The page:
The title character Rustom Pavri (Akshay Kumar) is a decorated Navy officer. His ship returns to Mumbai — then Bombay — ahead of schedule, causing him to catch his wife Cynthia (Ileana D’Cruz) in an extramarital affair with their mutual friend, Vikram (Arjan Bajwa).

Rustom returns to his ship to check a gun and ammunition out of the munitions cabinet, logging the withdrawal with the duty officer. He heads to Vikram’s mansion where he shoots the wealthy playboy to death, then turns himself into the police.

Chief Police Inspector Vincent Lobo (Pawan Malhotra) is immediately suspicious of Rustom’s calm demeanor, his refusal to be housed in a Navy jail, and his insistence on representing himself at trial. To Vikram’s bereaved sister, Priti (Esha Gupta), Rustom’s actions feed her hopes of an easy victory in court.

But Rustom has a few things working in his favor. Erach (Kumud Mishra) — a publisher from the same Parsi community as Rustom — uses his newspaper to run stories painting the officer in a favorable light, driving sales and tainting the jury pool at the same time. Erach’s contentious relationship with the trial judge (Anang Desai) provides the film’s comic relief.

Also on Rustom’s side is public sentimentality toward soldiers, a bias that Rustom himself exploits. When representing himself at trial, Rustom casually responds to the prosecutor’s (Sachin Khedekar) complaint about the symbolic impact of the officer’s uniform by saying that wearing his uniform is one of his unchangeable habits, just like breathing or defending his country.

Director Tinu Suresh Desai shows the power of the uniform in an early scene whose significance is easy to miss. Fresh off his ship, Rustom stops to buy some flowers for Cynthia from a street vendor. Just in the background, a pair of young women stare dreamily at Rustom, likely envisioning themselves the lucky recipients of a bouquet from a handsome man in uniform someday.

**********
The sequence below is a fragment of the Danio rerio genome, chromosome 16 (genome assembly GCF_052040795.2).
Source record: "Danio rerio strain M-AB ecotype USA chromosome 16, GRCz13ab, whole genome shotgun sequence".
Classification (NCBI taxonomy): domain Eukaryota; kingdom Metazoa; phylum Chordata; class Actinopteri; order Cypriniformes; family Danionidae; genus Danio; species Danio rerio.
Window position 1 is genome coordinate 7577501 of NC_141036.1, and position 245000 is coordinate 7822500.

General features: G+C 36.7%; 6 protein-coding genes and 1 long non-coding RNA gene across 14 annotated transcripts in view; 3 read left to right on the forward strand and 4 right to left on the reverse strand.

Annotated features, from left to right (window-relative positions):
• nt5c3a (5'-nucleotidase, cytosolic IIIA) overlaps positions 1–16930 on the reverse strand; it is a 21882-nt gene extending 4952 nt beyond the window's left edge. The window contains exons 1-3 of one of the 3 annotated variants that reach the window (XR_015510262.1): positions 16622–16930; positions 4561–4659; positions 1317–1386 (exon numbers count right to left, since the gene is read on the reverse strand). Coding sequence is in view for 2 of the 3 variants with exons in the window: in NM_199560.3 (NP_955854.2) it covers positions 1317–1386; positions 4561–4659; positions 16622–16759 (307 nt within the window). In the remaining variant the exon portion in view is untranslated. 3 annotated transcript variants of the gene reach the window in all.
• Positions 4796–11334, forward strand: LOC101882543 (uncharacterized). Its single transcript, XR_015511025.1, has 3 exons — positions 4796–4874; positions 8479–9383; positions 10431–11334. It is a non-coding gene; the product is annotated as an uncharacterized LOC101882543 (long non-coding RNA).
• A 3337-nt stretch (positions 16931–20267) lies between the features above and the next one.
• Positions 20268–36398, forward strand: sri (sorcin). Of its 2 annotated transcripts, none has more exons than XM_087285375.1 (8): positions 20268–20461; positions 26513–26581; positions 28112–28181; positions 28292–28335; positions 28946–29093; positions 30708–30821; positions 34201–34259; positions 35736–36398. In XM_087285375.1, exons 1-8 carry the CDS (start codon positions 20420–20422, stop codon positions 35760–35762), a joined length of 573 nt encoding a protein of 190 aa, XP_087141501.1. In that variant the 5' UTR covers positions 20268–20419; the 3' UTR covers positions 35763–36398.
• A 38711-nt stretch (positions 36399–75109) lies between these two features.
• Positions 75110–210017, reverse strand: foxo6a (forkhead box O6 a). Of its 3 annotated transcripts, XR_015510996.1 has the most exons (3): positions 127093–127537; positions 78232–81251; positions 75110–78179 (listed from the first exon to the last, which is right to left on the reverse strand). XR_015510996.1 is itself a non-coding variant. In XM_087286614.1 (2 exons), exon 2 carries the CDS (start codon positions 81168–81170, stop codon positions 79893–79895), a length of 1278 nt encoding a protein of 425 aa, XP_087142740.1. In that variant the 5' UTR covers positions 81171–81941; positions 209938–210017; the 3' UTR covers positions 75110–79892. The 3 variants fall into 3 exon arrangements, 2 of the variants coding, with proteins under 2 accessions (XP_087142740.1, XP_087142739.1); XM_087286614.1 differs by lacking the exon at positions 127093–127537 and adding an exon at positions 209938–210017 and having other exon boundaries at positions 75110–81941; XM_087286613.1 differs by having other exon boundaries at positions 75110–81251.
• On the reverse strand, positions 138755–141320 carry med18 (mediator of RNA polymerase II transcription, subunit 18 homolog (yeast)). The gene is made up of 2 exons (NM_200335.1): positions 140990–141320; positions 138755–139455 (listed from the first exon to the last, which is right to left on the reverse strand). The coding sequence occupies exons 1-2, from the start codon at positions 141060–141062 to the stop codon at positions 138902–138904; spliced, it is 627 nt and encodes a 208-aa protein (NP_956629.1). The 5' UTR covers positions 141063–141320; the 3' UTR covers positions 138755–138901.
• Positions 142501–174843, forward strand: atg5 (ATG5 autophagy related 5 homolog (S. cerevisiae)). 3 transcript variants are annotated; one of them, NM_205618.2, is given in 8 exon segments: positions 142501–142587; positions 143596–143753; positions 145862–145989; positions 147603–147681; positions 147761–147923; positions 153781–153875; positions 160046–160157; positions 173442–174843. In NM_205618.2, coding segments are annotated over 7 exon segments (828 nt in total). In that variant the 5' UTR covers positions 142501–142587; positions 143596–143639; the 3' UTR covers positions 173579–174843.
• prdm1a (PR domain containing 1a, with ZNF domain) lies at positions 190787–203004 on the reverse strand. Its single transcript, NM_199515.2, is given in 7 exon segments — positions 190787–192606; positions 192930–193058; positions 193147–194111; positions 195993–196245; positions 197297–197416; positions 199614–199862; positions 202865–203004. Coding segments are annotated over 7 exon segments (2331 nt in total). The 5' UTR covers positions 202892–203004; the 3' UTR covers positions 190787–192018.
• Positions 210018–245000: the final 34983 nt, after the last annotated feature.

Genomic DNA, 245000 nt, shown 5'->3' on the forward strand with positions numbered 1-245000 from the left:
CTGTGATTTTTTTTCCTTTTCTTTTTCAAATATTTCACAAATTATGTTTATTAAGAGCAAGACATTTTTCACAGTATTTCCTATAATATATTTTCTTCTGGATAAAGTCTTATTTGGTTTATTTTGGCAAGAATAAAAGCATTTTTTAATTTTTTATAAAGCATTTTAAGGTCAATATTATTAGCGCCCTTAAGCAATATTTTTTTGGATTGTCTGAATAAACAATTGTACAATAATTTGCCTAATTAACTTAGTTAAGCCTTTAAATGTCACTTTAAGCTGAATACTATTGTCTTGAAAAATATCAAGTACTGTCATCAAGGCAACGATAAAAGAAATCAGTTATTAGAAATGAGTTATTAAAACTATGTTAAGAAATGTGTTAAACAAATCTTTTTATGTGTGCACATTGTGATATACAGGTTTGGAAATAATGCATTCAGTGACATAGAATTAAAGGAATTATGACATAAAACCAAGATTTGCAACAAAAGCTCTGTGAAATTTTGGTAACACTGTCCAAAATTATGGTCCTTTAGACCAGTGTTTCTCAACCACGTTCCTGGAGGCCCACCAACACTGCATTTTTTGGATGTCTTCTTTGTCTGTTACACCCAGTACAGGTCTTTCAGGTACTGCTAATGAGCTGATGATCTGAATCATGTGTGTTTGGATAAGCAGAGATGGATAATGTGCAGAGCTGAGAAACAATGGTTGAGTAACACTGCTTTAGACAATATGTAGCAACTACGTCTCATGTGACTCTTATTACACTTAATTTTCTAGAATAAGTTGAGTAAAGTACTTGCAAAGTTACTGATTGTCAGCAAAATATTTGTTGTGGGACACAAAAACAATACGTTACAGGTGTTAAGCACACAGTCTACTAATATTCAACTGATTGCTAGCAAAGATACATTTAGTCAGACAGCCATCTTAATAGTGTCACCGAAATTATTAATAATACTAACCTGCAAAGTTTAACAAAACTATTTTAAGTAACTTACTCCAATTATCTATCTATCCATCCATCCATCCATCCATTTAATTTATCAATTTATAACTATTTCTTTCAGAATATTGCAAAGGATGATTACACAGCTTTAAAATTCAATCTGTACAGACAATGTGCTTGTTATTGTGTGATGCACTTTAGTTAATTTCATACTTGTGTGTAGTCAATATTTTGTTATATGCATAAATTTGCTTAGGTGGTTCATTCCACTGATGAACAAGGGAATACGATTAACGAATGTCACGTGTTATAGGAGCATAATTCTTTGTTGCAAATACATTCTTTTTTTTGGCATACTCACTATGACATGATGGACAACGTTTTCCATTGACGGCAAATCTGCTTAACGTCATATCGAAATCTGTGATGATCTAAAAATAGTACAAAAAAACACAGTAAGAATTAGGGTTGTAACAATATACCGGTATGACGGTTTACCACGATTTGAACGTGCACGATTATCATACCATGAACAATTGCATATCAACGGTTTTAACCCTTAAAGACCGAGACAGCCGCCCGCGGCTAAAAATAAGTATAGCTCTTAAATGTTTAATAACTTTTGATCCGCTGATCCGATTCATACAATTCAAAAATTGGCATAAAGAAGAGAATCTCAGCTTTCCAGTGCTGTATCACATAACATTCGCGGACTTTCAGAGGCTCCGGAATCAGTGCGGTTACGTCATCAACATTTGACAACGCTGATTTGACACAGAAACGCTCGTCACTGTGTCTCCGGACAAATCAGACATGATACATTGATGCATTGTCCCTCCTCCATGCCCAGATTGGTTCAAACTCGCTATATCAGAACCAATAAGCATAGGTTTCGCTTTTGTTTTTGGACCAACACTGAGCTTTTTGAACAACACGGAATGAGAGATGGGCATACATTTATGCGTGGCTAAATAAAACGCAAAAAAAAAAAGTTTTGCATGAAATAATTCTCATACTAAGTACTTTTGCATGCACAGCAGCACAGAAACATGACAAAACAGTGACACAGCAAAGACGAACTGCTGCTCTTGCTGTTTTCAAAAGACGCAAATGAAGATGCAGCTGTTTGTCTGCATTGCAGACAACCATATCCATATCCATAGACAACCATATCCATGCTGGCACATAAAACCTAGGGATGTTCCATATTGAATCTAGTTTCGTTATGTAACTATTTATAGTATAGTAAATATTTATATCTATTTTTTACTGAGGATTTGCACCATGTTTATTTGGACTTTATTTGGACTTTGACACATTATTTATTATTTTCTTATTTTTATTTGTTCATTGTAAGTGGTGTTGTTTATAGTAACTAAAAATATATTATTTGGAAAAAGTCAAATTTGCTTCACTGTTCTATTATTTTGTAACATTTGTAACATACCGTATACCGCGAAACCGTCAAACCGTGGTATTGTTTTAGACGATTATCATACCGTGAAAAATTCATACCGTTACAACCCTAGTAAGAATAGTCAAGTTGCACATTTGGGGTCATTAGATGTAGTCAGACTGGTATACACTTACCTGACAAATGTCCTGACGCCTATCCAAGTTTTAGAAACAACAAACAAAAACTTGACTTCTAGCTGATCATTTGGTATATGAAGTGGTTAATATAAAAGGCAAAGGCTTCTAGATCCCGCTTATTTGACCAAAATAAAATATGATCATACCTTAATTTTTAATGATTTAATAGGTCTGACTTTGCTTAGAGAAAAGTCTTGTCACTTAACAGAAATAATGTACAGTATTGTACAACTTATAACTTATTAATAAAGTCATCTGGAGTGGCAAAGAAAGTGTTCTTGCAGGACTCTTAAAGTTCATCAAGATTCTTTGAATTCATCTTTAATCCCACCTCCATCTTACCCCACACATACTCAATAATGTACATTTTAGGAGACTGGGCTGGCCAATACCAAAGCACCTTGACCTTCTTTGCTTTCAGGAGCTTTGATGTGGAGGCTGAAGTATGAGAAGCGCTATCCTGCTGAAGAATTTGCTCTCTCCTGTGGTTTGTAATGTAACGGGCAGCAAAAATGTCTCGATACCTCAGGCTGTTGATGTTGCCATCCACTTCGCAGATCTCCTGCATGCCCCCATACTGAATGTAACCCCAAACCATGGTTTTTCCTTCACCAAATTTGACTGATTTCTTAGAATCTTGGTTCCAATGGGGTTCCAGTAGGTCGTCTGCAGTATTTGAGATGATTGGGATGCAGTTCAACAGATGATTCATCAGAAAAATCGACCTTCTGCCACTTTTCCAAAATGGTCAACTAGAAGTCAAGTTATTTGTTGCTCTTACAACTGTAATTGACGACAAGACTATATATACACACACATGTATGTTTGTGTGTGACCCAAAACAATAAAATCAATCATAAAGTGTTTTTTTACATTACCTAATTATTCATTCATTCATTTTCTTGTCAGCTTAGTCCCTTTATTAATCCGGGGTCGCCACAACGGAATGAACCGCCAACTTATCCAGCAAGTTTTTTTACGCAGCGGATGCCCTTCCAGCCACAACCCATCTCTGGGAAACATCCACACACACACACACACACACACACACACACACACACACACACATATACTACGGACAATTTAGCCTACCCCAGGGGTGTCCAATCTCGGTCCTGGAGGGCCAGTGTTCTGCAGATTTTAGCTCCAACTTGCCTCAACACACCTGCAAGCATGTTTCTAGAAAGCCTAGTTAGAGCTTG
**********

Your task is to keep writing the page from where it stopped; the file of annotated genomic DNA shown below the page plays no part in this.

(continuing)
Writer Vipul K. Rawal draws from the way the jury was influenced in the real case of Officer K. M. Nanavati to make observations about the way blind veneration of the military can lead society to overlook the shortcomings of both individual officers and larger institutions. His story is critical, but not cynical.

Probably the biggest selling point for Rustom is its visual appeal. Costume designer Ameira Punvani showcases a stunning array of attire, adding ostentatious touches to the wardrobes of the wealthy siblings, Vikram and Priti. There are also loads of classic cars and furniture pieces to drool over among the set dressings.

Completing the period aesthetic is the cast, smartly assembled by Shruti Mahajan. Malhotra looks like he was plucked straight from a mid-century detectives catalog. Bajwa was born to play a rich, 1950s Lothario. The way he leers at Cynthia is positively nauseating, and I mean that as a compliment.

Gupta suits the film perfectly as well, poured into her glamorous cocktail attire, haughty expression permanently in place. I wish there were more to her character, but one can’t fault Priti’s single-minded drive to bring her brother’s killer to justice.

By necessity, Rustom has to play his cards close to the vest, so this isn’t one of Kumar’s flashier roles. Still, he fills Rustom with enough charm and intelligence to keep both the audience and the other characters guessing about his endgame.

D’Cruz gets to show the most emotional range as Cynthia, a woman overwhelmed by guilt and loneliness. There’s more to the story than she realizes, leaving her to suffer from a mistake that may or may not be entirely her fault. D’Cruz does a fine job containing Cynthia’s inner torment behind a brave public face.

Rustom is an entertaining movie, its vibrant style counting for a lot, given the relative dearth of period films in Bollywood. It’s also patriotic without being blindly so. Overall, it’s worth a watch.

Links

Streaming Video News: August 15, 2016

I updated my list of Bollywood movies on Netflix with three new additions to the streaming catalog, including two 2016 theatrical releases. The highest profile addition is Airlift, which stars Akshay Kumar in a fictionalized version of 1990 evacuation of 170,000 Indian citizens from Kuwait following Iraq’s invasion. I felt the movie fell short of its potential, but it is a fitting choice for some patriotic Independence Day viewing.